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January 19, 2011
Agreed to terms on one-year contracts with 1B-S Kendry Morales ($2.975 million), 2B-R Howie Kendrick ($3.3 million), SS-S Erick Aybar ($3 million), and OF-S Reggie Willits ($775,000), avoiding arbitration. [1/18]
Agreed to terms with CF-R Adam Jones on a one-year, $3.25 million contract, avoiding arbitration. [1/16]
The immediate speculation was all about how this sort of price tag has to mean Papelbon is headed elsewhere, but I think that kind of suggestion has to rest on the expectation that Bobby Jenks comes back as far as you're willing to believe he might. Admittedly, I'm already on record as far as being among the believers in the Big Barrell's ability to deliver a pretty good season if you leave him alone.
But it isn't like the Sox are going to just give Papelbon away, although at this price, that may well have to be the starting point for negotiations. Dealing him at all essentially rests on two propositions, neither of which Theo Epstein has any power over: the presence of a closer-less contender at the deadline (in August, because there are clubs that will shrink from picking up the check), and/or a team willing to risk an arbitration offer to him after the 2011 season is done. The latter isn't that great as bets go, given next winter's closer market of the apocalypse, because chances are Papelbon would accept, which means he'll cost more than $12 million for one season. These days, you can probably count the teams willing to go there on a closer on one hand, so it isn't really that likely.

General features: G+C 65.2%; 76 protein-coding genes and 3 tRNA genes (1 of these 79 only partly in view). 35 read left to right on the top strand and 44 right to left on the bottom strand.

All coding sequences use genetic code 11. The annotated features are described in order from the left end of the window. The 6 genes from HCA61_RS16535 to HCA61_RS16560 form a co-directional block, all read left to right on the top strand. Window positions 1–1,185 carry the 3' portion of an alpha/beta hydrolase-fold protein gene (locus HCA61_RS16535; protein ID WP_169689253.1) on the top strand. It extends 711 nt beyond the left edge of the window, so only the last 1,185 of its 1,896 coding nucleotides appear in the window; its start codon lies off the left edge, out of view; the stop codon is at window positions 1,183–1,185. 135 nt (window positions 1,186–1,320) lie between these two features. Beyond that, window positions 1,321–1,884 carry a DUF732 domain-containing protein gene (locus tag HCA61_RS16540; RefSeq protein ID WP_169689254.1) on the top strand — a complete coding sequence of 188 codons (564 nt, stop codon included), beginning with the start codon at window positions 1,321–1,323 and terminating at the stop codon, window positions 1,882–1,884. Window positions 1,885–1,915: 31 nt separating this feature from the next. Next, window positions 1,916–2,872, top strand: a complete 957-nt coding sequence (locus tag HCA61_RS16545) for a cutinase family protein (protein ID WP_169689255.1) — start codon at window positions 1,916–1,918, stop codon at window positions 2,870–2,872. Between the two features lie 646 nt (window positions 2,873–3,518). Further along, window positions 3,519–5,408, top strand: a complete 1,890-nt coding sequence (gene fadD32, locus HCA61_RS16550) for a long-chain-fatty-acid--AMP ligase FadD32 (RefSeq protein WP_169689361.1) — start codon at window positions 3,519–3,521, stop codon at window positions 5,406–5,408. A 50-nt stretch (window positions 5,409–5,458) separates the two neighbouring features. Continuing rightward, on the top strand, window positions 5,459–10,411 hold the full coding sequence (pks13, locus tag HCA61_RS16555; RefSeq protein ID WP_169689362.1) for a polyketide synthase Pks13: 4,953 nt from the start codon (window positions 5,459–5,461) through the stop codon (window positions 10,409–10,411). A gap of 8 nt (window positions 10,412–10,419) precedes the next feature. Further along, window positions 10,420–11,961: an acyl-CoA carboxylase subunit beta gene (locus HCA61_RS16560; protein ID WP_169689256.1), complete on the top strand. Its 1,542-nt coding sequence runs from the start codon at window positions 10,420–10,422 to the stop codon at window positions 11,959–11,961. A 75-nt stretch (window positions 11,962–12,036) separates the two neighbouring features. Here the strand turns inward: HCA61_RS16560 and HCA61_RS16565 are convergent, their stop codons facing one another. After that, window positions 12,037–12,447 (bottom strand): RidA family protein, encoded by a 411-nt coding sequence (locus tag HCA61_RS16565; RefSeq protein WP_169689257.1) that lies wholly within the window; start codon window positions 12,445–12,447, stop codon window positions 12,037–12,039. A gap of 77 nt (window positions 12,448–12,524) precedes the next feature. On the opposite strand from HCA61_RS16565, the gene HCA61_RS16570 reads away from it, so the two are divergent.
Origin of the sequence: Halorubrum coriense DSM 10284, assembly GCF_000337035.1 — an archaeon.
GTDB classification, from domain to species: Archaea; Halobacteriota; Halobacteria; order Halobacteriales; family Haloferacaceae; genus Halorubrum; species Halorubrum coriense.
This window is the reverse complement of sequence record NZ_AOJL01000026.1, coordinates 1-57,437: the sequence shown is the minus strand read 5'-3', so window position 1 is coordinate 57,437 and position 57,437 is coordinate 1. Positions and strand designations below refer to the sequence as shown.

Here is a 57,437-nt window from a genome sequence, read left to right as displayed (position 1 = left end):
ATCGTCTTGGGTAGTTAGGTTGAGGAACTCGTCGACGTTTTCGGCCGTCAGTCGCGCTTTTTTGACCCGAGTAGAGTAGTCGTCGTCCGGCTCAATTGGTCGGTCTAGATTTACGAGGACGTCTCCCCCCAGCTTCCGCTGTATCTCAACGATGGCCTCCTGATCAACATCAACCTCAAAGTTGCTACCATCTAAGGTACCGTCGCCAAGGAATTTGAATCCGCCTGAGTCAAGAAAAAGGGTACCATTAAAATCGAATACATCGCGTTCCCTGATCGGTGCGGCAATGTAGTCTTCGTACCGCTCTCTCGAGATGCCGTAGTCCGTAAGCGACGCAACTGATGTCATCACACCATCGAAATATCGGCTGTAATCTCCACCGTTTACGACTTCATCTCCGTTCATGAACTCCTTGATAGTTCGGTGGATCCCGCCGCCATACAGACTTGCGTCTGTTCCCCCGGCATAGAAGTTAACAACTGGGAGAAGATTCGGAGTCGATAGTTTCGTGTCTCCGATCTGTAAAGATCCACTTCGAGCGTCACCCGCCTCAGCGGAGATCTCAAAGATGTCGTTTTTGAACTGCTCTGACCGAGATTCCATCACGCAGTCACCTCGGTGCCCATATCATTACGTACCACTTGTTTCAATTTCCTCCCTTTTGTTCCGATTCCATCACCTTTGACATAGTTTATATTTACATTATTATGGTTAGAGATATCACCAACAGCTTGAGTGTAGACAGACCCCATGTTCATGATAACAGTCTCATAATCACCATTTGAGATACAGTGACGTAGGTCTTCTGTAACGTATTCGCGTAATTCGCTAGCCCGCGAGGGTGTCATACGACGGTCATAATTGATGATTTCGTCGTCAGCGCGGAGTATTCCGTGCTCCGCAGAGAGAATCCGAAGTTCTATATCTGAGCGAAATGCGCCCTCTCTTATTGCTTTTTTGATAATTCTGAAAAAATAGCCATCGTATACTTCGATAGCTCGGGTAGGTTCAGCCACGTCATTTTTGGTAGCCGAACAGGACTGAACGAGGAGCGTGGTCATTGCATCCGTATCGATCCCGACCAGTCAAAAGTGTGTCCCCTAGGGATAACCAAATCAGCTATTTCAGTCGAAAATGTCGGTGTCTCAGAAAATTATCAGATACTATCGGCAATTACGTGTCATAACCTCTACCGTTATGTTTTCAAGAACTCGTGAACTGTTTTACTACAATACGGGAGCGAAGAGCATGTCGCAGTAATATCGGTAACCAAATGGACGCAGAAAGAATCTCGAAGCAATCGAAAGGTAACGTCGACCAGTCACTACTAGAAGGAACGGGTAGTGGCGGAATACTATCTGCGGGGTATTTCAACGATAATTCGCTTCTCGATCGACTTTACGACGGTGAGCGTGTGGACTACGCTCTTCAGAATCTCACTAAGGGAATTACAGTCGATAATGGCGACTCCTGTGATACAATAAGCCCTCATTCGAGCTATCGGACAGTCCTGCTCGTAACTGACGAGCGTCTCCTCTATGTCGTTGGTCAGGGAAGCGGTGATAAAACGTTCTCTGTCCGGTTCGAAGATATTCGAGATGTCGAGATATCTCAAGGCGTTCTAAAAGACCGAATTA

Agreed to terms on one-year contracts with LHP John Danks ($6 million), RHP Tony Pena ($1.6 million), and RF-R Carlos Quentin ($5.05 million), avoiding arbitration with the lot; claimed RHP Philip Humber from the Athletics on waivers. [1/18]
Picking up Humber Humber is no matter of unhealthy obsession, and it's far from tragicomic. The White Sox are more of a Nelson Algren outfit, a team on the make, and with the uncertainty over when Jake Peavy will be back in action--June?--and Carlos Torres already departed for Japan, the options for a fifth starter makes for a fairly short list.
First, there's the proposed move of Chris Sale back to starting work, but whether he's ready to start in the majors is a different proposition than putting his power arm in the pen. Pena's three starts against weak lineups were a mixed bag, suggesting that if he was the token fifth starter, he'd be eminently skip-worthy. Nabbing Humber is something of a confession that rostered alternatives like Lucas Harrell and Jeff Marquez are little better.
As for Humber himself, he's still the same strike-throwing finesse right-hander the Twins came to regret in the daylight after they found they'd surrendered both Johan Santana and their dignity to the Mets. You might also consider him another one of those examples that not every pitcher who has TJS comes back good to go, because his fastball's slower and his breaking stuff flatter than it was when the Mets took him with the third overall pick of the 2004 draft. However, with his Rice pedigree, you can also wonder how much of his future he left on WAC diamonds for the Owls' greater glory. Now, nearly eight years later, and having already bounced from the Twins to the Royals, I suppose he's just making his way through the AL Cenral, heading back toward open water like some latter-day French explorer, and hoping the natives don't eat him.